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VA Patient Care Varies Widely Across the System — Here’s Why That Matters



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The Wall Street Journal has a handy table that shows that the big differences in health-care outcomes at various Department of Veterans Affairs hospitals. Based on the Journal’s calculations, Phoenix is one of the worst VA hospitals in the country while Boston is one of the best.

Here is what the difference in quality of care means for veterans being treated in the different hospitals:

The rate of potentially lethal bloodstream infections from central-intravenous lines was more than 11 times as high among patients at the Phoenix facility than it was at top VA hospitals, data from the year ended March 31, 2014, show.

Those infections, called sepsis, can quickly cause multiple organ failure and kill an otherwise relatively healthy patient within days or even hours. The data don’t show what percentage of patients died as a result.

Among patients admitted to the hospital for acute care, the Phoenix VA Health Care System had a 32% higher 30-day death rate than did the top-performing VA hospitals, a finding flagged as statistically significant by the agency’s medical analysts.

By contrast, Boston’s VA hospital, considered among the system’s best, had a central-IV-line, bloodstream-infection rate that was 63% below the average of the top-performing hospitals. It also had a slightly better-than-average, 30-day mortality rate for acute care. …

In other examples of variations in care, the Atlanta VA Medical Center, a two-star hospital for quality, has more than three times the rate of central-IV infections than the average of five-star VA hospitals. Houston’s VA hospital, ranked as a two-star hospital, had a 47% higher acute-care mortality rate than the five-star hospital rate.

Some disparity of care between hospitals is to be expected, but in theory it shouldn’t happen to this degree in a national, integrated delivery system like the VA. The variations also mean that any one-size-fits-all solution that Congress may come up with won’t really be sensible (as, of course, is usually the case).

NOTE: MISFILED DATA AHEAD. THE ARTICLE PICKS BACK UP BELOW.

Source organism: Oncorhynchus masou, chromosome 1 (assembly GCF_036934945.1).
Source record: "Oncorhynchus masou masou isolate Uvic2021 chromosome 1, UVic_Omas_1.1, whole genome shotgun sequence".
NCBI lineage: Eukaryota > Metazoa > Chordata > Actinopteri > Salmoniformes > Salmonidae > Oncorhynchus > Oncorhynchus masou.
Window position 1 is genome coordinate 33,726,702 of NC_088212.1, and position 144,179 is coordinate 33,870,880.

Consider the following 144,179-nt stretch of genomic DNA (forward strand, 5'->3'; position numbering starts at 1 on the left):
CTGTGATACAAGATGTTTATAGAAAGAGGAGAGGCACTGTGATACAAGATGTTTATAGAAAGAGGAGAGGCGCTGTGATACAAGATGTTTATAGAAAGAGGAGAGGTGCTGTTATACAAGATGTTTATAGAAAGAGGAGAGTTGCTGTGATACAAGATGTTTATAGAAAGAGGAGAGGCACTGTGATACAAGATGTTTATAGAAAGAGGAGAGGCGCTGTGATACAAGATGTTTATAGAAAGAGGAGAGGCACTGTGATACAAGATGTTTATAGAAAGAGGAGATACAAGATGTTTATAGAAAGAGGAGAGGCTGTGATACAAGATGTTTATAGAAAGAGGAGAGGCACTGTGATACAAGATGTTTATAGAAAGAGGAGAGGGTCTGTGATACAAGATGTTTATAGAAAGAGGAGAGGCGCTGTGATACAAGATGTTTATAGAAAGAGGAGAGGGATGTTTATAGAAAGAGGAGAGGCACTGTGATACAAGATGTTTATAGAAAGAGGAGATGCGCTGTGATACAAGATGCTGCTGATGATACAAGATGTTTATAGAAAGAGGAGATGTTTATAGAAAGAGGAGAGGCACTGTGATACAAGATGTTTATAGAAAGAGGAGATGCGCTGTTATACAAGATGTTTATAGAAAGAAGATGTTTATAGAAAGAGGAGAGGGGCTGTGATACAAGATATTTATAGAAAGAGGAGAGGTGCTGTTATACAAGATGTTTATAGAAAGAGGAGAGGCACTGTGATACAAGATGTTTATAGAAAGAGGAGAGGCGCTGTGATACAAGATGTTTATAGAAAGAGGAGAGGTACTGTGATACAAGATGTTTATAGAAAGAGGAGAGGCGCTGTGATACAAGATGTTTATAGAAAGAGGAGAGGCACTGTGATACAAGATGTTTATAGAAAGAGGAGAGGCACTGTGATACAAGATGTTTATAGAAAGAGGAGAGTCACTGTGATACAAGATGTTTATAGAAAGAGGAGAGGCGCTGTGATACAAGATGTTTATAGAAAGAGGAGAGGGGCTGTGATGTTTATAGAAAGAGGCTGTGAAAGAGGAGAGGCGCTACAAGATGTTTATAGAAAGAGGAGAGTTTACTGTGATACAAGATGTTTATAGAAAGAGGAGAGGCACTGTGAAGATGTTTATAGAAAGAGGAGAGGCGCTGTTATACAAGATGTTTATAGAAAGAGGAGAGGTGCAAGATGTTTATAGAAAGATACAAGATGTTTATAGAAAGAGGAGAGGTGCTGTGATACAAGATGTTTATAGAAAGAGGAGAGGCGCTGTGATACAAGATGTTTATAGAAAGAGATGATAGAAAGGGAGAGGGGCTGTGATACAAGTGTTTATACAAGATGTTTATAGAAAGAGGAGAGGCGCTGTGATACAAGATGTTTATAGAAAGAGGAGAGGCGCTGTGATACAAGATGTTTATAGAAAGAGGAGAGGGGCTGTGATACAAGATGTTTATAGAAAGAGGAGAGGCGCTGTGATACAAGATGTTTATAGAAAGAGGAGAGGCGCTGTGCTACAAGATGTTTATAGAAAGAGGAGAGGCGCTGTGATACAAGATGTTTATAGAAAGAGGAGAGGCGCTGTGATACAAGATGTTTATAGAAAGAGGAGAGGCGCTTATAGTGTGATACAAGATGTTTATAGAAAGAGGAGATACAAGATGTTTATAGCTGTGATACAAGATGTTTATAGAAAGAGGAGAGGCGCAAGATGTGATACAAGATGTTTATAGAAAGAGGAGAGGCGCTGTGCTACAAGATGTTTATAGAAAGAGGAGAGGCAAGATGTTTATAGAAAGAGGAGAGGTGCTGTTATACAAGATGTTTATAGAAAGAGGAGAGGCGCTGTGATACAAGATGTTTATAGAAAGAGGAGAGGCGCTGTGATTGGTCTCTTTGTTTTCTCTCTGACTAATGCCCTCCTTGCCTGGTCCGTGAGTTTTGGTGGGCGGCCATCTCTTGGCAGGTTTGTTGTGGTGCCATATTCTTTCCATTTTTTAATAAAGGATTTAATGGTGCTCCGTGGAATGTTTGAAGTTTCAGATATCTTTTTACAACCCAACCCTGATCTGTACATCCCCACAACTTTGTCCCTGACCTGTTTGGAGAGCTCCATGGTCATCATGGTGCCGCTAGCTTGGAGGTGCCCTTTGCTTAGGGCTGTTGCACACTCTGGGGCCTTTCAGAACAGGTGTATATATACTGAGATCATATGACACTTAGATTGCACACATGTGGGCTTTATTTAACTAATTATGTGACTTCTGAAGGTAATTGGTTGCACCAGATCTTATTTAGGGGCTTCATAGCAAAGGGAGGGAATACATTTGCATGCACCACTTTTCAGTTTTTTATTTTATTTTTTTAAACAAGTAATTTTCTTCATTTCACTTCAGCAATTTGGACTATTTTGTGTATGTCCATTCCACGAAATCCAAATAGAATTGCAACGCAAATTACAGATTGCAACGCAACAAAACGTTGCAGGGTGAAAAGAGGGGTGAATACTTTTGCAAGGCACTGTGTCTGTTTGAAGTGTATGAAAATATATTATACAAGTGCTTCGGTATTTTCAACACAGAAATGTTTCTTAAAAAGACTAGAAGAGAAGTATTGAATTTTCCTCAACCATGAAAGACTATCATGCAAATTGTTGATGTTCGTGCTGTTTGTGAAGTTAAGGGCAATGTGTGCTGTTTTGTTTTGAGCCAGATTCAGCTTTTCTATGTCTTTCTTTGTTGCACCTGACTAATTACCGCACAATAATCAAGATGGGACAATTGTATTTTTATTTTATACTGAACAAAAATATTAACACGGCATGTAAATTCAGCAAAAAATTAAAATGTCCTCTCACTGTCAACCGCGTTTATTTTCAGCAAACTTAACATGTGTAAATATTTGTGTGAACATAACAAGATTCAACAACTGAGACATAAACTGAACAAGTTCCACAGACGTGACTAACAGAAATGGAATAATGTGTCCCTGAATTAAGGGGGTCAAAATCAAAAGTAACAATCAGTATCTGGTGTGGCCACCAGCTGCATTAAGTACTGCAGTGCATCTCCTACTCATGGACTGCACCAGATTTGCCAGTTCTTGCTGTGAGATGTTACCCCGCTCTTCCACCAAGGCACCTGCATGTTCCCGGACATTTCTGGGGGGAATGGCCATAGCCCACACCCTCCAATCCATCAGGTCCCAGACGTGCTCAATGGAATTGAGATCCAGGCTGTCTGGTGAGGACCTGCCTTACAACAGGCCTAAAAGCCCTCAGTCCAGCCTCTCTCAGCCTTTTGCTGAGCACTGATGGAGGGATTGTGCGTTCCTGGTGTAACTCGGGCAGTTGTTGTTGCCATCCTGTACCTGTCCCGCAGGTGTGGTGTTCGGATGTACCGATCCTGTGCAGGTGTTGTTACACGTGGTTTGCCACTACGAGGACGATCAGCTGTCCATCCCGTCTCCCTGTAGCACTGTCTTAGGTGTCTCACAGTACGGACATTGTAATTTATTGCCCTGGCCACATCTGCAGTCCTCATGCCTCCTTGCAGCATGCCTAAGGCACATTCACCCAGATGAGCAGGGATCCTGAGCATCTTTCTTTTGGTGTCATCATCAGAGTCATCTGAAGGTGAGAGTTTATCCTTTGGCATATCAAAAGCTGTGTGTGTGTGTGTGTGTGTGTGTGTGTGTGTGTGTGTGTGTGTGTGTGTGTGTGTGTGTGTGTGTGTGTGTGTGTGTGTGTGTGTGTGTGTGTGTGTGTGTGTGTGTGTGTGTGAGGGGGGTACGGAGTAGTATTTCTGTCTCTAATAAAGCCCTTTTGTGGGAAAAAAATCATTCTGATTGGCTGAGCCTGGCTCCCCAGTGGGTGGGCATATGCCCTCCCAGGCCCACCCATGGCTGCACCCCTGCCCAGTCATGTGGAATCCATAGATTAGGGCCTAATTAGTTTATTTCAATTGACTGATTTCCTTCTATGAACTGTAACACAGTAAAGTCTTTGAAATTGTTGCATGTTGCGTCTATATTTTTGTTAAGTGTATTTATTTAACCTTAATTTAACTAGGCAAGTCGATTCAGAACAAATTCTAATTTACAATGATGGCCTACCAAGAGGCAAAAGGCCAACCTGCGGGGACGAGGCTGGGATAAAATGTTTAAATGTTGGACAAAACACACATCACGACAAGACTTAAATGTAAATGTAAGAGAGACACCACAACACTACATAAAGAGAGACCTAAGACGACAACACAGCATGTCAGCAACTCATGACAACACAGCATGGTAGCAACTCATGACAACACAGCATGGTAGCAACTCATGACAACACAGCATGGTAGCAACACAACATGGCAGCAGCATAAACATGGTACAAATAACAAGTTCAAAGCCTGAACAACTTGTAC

Here is the VA’s response to the Wall Street Journal story:

The VA spokesman did not identify specific hospital centers that might be subject to higher scrutiny. His full statement is below:

“There is some statistical variation that causes a spread among medical centers, but in some cases there are real differences or variability among our medical centers on some measures.  In order to tell the difference between random variation and real differences, VHA looks for facilities that are consistently high or low over time on a variety of measures or specific key measures.  Some measures themselves are subject to more variation than others.  VHA has a formal process by which senior leadership reviews performance data for all facilities and networks on a regular basis.  Medical centers that display consistently low scores on particular measures are identified and senior VHA leadership works with the facility to better understand the reasons for low performance and to help foster improvement. Those facilities that fail to demonstrate improvement are subject to increasing degrees of scrutiny and oversight by VHA leadership.”

The translation of this bureaucrat-speak about measurement, process, and performance reviews: Veterans in need of care aren’t done waiting. 



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